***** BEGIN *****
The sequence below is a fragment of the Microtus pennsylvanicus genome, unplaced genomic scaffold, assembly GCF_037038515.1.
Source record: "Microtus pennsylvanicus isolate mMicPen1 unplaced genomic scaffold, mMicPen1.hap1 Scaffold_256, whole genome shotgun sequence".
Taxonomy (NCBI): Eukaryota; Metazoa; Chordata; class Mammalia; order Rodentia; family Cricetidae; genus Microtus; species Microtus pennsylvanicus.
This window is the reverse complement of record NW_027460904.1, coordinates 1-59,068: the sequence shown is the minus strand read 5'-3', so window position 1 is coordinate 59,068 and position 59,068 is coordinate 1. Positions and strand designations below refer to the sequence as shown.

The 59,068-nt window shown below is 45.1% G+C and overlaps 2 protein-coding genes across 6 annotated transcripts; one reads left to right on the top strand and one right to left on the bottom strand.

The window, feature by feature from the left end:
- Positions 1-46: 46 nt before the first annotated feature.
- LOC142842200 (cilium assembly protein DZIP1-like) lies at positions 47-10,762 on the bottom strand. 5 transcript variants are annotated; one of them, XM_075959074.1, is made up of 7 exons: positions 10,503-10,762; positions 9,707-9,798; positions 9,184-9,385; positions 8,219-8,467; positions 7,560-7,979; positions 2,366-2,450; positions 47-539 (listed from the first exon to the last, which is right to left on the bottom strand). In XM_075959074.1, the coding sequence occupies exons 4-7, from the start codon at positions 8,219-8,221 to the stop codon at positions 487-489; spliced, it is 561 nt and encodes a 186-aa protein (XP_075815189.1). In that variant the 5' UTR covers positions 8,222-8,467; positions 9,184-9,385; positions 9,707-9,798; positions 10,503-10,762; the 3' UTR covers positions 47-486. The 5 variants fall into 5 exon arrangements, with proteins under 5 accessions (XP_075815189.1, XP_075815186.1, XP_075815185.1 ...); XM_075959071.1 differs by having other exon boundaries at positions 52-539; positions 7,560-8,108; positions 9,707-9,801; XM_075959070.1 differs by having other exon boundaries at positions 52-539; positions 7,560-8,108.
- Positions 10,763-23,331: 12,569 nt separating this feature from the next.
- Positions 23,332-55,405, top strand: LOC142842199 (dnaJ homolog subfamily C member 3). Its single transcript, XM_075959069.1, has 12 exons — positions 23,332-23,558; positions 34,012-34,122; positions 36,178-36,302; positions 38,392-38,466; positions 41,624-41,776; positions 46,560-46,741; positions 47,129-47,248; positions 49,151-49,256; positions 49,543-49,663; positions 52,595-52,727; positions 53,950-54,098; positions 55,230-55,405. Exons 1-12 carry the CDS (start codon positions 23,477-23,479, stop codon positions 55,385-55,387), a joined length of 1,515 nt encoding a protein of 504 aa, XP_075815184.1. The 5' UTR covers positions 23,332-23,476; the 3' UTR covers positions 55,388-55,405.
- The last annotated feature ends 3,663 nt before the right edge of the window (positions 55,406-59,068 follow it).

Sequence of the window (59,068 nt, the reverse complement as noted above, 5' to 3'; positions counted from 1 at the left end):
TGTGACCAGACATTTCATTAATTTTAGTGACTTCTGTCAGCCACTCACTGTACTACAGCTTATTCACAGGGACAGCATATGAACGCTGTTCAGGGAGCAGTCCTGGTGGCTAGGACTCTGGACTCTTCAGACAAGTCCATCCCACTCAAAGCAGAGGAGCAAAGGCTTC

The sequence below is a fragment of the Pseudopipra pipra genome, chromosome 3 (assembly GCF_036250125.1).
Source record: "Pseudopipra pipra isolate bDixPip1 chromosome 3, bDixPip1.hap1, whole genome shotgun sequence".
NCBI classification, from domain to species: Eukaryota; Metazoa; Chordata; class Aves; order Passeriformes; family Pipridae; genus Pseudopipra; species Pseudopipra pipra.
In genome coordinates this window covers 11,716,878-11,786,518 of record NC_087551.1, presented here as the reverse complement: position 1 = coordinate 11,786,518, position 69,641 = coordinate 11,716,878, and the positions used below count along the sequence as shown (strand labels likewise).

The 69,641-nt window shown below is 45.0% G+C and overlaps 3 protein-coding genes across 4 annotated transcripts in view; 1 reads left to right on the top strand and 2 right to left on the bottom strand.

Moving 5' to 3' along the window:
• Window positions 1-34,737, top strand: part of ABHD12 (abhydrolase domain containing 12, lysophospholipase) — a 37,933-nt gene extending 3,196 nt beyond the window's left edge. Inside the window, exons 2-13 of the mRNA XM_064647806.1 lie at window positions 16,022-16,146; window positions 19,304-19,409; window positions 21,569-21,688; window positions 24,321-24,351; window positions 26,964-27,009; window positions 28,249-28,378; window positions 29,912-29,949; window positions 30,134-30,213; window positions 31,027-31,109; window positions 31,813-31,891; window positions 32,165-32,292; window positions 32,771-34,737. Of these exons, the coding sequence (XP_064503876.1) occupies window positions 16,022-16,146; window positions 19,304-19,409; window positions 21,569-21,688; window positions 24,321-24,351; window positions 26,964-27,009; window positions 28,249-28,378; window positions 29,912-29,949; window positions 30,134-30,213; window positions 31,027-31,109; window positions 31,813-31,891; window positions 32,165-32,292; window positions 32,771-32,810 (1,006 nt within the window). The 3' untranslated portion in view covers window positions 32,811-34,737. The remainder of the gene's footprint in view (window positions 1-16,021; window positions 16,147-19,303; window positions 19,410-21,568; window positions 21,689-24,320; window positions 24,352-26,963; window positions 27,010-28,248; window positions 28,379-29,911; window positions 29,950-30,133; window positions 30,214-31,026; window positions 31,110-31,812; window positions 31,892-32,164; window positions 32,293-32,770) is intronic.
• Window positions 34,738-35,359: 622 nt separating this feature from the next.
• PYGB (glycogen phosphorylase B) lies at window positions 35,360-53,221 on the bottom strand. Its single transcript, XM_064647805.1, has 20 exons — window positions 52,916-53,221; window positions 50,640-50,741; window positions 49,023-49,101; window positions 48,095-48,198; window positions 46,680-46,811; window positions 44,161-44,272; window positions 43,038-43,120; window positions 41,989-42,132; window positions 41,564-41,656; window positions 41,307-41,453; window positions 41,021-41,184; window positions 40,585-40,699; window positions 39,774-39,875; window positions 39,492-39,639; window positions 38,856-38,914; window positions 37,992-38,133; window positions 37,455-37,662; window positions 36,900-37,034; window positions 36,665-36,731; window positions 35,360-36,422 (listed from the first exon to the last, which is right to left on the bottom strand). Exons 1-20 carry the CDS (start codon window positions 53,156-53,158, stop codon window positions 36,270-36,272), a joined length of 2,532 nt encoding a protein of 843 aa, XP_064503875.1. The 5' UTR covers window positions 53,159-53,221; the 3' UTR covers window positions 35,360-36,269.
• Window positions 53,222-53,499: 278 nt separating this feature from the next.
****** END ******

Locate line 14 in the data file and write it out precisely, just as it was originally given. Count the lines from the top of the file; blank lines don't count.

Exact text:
The sequence below is a fragment of the Pseudopipra pipra genome, chromosome 3 (assembly GCF_036250125.1).